Lakwena Maciver’s paintings celebrate black joy on the basketball court

You may have come across Lakwena Maciver’s “Afrofuturist Portals to Utopia” on sites in London, Paris, Munich, Los Angeles, Miami and many other places. His electrifying works often appear as murals occupying public spaces – vibrant with color and delivering unifying messages of hope and optimism amid bold, dynamic designs. In recent years, his large-scale commissions and installations have emboldened venues such as the Tate, Somerset House, Southbank Centre, Covent Garden and The Bowery in New York with his distinct and vibrant visions of “redemption, decolonization and paradise”. .

His latest series Jump Paintings (currently on display at the Vigo Gallery) sees the London-based artist focus on basketball and the exalted heroes of the basketball court. In a series of abstract portraits that almost look like modern spares, Maciver canonizes iconic actors whose “beauty and magic” seem almost transcendent.

“I love the notion of the basketball court as a platform or a stage where the players become almost like superheroes…The heights they soar…it’s like they’re flying, able somehow to rise above the limits of this world,” she explains. in a press release from the gallery. “It’s especially poignant to me given that basketball is unquestionably dominated by African Americans and their style of play has shaped the game.”

Maciver, whose father is Ugandan and who spent her early childhood years in East Africa, became fascinated by the politicization of the game. “The ‘slam-dunk’ for example, one of the great pleasures of basketball, could be seen as a physical manifestation of black power, so much so that it was banned in 1967 for ten years, coincidentally after a year of Lew Alcindor dominating the game,” she explains. “I see these paintings as an opportunity to celebrate black power, joy and self-expression.”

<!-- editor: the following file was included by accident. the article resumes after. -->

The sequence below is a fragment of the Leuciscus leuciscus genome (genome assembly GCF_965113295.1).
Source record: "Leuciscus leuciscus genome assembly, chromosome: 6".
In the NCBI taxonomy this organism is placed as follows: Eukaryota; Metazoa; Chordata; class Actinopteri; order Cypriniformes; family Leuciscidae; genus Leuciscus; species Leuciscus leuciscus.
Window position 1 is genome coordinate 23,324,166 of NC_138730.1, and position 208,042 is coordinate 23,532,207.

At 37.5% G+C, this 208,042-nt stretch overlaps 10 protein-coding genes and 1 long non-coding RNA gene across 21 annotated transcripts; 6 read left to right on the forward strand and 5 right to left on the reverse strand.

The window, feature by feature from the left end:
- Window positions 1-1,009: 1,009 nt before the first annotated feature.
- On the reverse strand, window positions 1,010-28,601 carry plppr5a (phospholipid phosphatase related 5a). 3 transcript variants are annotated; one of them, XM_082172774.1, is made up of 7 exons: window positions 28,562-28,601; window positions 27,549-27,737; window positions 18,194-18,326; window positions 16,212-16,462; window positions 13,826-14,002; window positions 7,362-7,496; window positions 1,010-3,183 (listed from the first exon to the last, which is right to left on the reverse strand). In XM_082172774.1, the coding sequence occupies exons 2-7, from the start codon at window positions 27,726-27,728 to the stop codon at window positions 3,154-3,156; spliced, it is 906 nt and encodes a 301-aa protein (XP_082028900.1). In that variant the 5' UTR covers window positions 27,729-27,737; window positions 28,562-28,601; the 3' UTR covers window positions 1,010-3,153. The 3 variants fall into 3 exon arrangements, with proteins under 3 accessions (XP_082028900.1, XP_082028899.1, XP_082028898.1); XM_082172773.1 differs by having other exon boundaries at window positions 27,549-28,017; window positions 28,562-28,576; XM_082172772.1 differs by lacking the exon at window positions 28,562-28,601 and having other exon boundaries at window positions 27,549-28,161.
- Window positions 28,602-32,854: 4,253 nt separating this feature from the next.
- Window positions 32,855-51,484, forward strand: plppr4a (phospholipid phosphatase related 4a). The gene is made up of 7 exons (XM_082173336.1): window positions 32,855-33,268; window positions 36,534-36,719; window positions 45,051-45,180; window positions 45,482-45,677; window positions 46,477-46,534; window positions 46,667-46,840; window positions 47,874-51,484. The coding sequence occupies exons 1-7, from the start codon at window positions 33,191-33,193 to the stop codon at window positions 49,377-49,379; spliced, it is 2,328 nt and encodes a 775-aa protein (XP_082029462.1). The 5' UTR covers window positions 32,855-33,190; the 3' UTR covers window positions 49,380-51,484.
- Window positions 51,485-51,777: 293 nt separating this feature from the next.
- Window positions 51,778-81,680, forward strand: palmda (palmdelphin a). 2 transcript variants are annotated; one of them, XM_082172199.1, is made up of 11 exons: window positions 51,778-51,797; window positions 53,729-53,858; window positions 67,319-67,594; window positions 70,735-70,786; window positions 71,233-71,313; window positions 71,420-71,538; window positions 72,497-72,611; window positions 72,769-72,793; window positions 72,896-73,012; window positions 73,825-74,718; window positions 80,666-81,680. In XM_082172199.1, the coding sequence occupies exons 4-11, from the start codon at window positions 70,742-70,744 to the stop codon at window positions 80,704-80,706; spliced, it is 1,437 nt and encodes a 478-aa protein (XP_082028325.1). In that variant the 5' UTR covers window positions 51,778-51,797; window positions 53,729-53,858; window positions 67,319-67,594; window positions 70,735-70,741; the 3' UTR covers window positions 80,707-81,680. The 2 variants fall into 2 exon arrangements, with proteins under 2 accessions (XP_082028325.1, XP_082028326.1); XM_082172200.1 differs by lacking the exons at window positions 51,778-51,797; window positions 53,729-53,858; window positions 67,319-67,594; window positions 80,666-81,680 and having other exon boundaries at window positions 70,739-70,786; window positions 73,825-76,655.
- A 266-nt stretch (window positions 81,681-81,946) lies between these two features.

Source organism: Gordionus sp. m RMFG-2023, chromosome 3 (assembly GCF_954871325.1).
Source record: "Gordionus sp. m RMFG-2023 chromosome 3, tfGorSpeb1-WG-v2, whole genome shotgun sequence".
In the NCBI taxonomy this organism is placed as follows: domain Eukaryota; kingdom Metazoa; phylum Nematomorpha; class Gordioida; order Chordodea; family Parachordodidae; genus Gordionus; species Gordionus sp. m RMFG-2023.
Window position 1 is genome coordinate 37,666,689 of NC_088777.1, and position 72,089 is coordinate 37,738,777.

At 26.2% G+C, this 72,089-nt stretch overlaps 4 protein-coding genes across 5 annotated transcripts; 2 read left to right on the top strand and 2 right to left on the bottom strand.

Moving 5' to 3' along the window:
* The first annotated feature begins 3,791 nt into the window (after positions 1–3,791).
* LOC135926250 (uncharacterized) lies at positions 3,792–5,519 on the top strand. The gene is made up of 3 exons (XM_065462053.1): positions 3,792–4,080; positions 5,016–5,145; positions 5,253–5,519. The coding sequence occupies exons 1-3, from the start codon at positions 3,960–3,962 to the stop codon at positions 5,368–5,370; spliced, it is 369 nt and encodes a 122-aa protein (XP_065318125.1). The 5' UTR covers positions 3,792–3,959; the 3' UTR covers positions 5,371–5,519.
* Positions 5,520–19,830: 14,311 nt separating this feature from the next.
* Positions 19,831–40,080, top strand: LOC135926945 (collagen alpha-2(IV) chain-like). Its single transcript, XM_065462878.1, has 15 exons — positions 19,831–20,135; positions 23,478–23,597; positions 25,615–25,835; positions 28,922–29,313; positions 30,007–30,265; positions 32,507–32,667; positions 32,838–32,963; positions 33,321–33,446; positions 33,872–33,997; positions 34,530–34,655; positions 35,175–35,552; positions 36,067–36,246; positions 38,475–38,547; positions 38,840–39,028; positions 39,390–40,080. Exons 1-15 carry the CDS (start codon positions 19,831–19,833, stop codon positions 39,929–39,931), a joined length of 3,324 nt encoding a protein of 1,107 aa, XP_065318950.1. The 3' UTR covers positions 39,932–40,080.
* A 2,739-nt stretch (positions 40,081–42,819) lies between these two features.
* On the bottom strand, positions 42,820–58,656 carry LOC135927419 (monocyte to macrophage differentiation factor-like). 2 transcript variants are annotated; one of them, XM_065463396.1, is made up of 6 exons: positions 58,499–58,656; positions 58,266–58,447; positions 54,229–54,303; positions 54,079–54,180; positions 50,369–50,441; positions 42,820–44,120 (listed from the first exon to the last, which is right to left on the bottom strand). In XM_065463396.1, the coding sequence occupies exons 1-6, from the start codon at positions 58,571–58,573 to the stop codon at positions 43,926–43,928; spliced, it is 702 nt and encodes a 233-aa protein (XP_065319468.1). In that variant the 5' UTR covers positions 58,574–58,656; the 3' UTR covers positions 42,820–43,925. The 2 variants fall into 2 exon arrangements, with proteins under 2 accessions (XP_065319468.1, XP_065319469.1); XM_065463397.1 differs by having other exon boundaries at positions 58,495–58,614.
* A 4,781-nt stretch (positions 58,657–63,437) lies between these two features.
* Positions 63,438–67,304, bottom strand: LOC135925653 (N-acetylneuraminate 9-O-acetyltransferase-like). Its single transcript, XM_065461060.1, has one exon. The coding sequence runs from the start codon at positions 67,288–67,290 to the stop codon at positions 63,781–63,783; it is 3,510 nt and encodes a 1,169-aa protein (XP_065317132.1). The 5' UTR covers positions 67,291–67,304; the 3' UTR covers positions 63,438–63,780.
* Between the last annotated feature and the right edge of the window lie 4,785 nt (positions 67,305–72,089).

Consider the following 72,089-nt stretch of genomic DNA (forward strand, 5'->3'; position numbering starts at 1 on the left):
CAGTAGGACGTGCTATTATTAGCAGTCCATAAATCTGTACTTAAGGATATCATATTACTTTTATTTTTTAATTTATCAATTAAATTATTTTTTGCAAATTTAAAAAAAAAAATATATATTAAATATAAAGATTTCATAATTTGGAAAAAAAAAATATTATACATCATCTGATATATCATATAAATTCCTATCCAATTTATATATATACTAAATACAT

Take a look at the gallery above to see some of the artwork from the Jump Paintings series. Below, we talk to Lakwena Maciver about fame seen on the basketball court, the controversial history of the slam-dunk, and the recurring motifs that appear in her work as powerful hieroglyphics.

Please could you start by talking to us Jump Paintings and how did the idea for this series evolve?

Lakwena Maciver: It’s a story that actually begins a few years ago in 2017 when I was asked to paint a juvenile detention center in Arkansas by curator Charlotte Dutoit. A few years later, we were on lockdown, and Black Lives Matter had gained a lot of momentum, and I came across a film that had gone viral of Senator Flowers from Arkansas speaking in court about ‘hold your ground’ laws ” and wanting more time to discuss the matter. She was very passionate and sort of went wild. I was really moved and inspired by that, and it resonated in part because of the relationship I now had with Arkansas.

Anyway, a few months later, I was asked to create artwork for two basketball courts in Pine Bluff, Arkansas, and Senator Flowers came to mind. So I named the works I will bring you flowers, in his honor and, in a way, to pay homage to the African-American community of Arkansas. So it made me think of basketball…its place in culture, but also, like so much of my work, the possibility of it being used to say something deeper about life.

What is your affinity with basketball and what do you think we can learn from the history and culture of the sport?

Lakwena Maciver: I have a good friend, Sammy Gunnell, who is a basketball archivist and curator. Throughout this journey, he was someone with whom I had conversations and exchanges to better understand basketball.

What strikes me is the fact that the game resonates with so many people internationally. Michael Jordan is probably one of the most famous people in the world. There is this mixture of sporting excellence, athleticism, but also incredible beauty in the way the players play. And I think that’s what attracts people. You can’t ignore the dominance of black people in the game and how they have shaped the whole culture around it. Basketball wouldn’t have this beauty and magic without these players.